He came round and put the bag in her hands. Argos stood and shook himself with a rattle, then walked over. She bent down and felt for the harness.

‘Yiá sou!’ He opened the door for them and they walked out, turning back the way they’d come.

The heat outside hit them like walking into an oven. As they left the shade of the awning, she felt the force of the sun on her face. It was very quiet. There were no cars. She wondered what day of the week it was. Was it Sunday? No, it couldn’t be—Theo’s was shut on Sundays.

Her black scarf and long black yiayia frock sucked in the sun. Maybe it was too hot even for cars. They should have come earlier, before it got so hot.

They reached the alley and Argos stopped. She shook the harness irritably. Why was he stopping, there in the heat? She wanted to get home, out of the sun!

Then she heard footsteps, scuffing on the pavement. Two people, she thought. They seemed to be right in front of her, blocking her path.

Argos was pushing her back, into the alley. He was trained not to growl, but he was growling now.

‘Hey, lady. Can yah give us five bucks for the bus?’ A young male voice, high pitched, nasal.

She shook her head, no. She took another step back and the rough brickwork rasped at her hand. The sudden pain was like a shock. She tried to back away further but she was jammed up against a rubbish dumpster – there was nowhere to go.

‘Yeah, can yah give us five bucks?’ A second voice. It was so close it startled her. It loudened in a sudden snarl, ‘Give us yah bag or you’ll be sorry!’

The nasal voice whined, ‘Oh Jeez, put the fuckin’ knife away! She can’t see it anyway, yah dumb fuck. Just get the bag!’

“Snarler” didn’t want to give up. He’d just started. She could sense that he was excited by her appearance of helplessness, her frailty. She stood with her back to the wall, holding her handbag to her chest like a shield, the shopping bag hanging down in front.

There was a sudden jerk as something slashed at the plastic shopping bag, slicing it. The jar of olives smashed at her feet. Argos was barking angrily, over to her right.

Snarler hooted with excitement. ‘Give us yer bag, granny—or you’re next. I got a knife, see?’

She didn’t want any trouble. She’d seen too much in her life already. She loosened her hold on the handbag. They were only boys. If she gave them the money, they’d leave.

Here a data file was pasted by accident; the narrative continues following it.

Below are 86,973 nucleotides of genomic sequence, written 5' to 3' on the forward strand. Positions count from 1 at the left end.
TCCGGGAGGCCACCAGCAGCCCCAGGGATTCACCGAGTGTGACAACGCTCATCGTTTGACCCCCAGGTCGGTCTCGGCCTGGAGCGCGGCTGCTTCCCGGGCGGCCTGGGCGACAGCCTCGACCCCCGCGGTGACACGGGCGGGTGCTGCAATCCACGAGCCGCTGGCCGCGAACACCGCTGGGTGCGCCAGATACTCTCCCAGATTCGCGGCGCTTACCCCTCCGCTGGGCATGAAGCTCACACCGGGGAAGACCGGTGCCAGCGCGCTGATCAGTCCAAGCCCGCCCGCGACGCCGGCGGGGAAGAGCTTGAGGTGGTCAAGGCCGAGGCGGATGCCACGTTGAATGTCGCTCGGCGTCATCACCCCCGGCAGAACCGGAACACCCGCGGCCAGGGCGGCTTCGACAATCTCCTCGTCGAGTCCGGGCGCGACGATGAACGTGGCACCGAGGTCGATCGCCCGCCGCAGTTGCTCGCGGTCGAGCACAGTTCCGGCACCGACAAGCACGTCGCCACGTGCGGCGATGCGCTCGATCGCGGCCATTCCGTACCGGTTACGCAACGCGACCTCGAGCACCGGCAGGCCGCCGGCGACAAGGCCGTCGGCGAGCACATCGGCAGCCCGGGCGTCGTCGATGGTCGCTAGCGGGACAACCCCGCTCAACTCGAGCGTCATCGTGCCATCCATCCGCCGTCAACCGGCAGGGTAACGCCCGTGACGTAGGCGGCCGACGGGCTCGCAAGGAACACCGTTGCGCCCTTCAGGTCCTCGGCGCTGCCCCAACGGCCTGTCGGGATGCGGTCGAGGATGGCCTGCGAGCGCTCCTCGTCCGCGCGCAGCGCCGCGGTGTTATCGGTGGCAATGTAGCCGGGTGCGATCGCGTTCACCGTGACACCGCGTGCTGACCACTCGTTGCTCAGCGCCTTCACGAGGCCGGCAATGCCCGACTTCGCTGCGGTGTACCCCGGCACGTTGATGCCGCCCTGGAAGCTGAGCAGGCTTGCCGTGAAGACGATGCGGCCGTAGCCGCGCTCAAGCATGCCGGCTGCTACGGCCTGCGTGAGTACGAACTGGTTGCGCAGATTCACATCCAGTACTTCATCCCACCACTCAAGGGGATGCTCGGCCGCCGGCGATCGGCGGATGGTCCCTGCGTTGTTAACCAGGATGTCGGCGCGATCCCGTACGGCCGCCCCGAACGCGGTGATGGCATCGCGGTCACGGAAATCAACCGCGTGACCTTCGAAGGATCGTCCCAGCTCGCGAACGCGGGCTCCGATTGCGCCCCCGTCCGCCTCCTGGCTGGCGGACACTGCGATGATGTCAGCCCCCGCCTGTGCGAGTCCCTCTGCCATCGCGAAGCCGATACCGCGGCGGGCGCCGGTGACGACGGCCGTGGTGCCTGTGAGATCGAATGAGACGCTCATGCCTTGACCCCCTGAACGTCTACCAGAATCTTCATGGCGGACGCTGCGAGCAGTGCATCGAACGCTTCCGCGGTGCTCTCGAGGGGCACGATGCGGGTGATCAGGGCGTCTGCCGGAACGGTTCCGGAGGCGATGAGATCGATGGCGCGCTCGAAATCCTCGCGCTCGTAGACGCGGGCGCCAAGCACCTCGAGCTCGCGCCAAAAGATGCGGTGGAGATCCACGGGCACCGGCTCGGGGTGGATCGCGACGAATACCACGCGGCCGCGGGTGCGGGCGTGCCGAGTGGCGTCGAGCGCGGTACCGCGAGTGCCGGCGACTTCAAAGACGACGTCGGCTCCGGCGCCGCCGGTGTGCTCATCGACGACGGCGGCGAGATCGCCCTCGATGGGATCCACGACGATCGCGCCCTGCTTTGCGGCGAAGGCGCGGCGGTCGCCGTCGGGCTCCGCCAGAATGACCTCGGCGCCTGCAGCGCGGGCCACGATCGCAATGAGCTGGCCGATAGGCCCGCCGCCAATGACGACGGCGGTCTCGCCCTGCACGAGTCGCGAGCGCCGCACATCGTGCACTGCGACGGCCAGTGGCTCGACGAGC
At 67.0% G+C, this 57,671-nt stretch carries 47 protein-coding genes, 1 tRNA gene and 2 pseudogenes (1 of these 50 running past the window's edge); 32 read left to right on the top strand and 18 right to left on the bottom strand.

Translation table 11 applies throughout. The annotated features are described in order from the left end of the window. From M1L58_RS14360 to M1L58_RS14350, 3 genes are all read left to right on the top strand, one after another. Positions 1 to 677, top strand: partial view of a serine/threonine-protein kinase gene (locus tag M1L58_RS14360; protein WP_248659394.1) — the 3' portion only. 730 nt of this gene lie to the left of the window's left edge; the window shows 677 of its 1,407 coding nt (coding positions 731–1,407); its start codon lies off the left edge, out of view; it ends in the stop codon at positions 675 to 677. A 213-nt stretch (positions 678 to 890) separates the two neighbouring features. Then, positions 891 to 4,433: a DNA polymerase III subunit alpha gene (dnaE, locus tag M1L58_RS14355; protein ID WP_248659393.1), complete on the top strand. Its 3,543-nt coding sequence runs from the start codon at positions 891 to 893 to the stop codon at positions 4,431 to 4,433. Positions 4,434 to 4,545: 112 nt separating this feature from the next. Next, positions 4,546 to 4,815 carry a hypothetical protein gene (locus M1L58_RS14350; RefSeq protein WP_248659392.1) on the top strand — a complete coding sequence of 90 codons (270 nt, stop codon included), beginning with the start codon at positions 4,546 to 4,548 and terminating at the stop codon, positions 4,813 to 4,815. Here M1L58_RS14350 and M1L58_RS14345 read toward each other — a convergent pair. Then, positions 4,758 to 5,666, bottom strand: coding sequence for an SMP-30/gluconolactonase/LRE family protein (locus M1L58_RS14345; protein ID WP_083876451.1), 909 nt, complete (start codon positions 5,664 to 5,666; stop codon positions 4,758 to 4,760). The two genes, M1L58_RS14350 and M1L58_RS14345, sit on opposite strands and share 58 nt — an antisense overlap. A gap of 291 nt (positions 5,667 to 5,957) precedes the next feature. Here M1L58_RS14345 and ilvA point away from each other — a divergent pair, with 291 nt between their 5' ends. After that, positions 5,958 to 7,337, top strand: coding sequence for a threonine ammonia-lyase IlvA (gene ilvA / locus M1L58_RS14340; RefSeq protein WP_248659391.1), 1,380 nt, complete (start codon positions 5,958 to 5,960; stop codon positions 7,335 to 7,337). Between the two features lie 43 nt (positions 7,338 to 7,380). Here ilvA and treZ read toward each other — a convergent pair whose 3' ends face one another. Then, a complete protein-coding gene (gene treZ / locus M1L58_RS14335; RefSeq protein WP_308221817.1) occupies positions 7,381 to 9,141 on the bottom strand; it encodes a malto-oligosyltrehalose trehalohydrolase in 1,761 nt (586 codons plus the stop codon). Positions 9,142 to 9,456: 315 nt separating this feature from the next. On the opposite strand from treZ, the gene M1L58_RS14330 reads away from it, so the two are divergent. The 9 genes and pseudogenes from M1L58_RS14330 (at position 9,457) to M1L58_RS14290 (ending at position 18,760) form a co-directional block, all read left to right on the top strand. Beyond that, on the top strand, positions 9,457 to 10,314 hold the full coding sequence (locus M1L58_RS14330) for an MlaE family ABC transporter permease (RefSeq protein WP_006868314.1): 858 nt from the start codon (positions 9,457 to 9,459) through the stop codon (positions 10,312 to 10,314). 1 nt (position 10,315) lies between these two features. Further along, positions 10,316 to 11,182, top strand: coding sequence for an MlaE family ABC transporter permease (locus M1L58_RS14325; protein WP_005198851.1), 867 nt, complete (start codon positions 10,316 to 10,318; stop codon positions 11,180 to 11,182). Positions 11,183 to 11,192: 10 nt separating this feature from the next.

Argos was barking louder. Surely someone would hear.

‘Shaddup, yah mangy cunt!’ Argos yelped in pain. The Whiner must have kicked him. And again—Argos, high-pitched, pain edged with terror.

No, this had to stop! She pulled at her dark glasses. They were tangled in her scarf and she pulled at them until they both came off.

Whiner screamed, ‘Oh fuck!’

She opened her eyes. Whiner was a couple of steps away, already turning to run out of the alley. His eyes were wide, mouth gaping in terror.

Their eyes met. He was moving in desperate slow motion, like he was swimming in treacle. His face got paler.

Then he stopped.

Stheno straightened from the stoop of long years as his life filled her lungs. She felt a surge of blood through withered legs and arms, painful but exhilarating as the strength returned.

She flexed her fingers, feeling them limber up. There was a crackle of power.

She heard a blubbering moan at her feet. Snarler had fallen onto all fours. He was scrabbling to get away. There was a smell of hot piss.

She stepped towards him. He was crawling through the mess of olives and oil. His hands were torn on the broken shards of glass. He half turned, his arm stretched back, trying to keep her away with a bloodied palm. And staring at her, eyes wide.

He mouthed a scream but the sound was choked as his throat turned to stone. She waited for a moment, watching the colour fade from his eyes, feeling the power in her double. She had not felt so alive for aeons!

She moved to Argos. He was lying at Whiner’s feet, his breath laboured. She pulled on Whiner’s cold white shoulder and toppled him onto the prone figure of Snarler. Both bodies shattered into chalky rubble.

She knelt and stroked her dog—loyal Argos!

‘You’ll be alright.’ She held out her hand. There were spots of blood where she’d grazed it on the wall. He licked them off, then pulled away, shaking himself. He clambered up, bobbing his head from side to side, suddenly almost skittish, and barked, once, loudly. He sounded strong again.

Squatting there, she breathed in the scent of olives and the limey smell of freshly broken stone. She looked up at a pure white cloud framed by the alley, caught in a strip of bright sky.

Galanolefki—white on blue, the Greek flag.

Greece, but not Greece.

She remembered the skies of home, remembered her sisters Euryale… and poor, murdered Medusa.

The serpents in her hair hissed and writhed, stretching for the light. They yearned for the sun. Her heart was throbbing. It too yearned. It yearned for blood, for the old ways of killing.

Argos nuzzled her hand, wanting to go home. Absent-mindedly, she scrabbled her fingers between his ears.

She was exiled, but this land had brought her peace after so many years—maybe she owed it as much in return.

She went back and picked up her glasses, then unknotted her scarf and tied it on, pushing the unruly snakes back into place. She stood, brushing her skirts straight.

‘Come on, Argos. We’re going home.’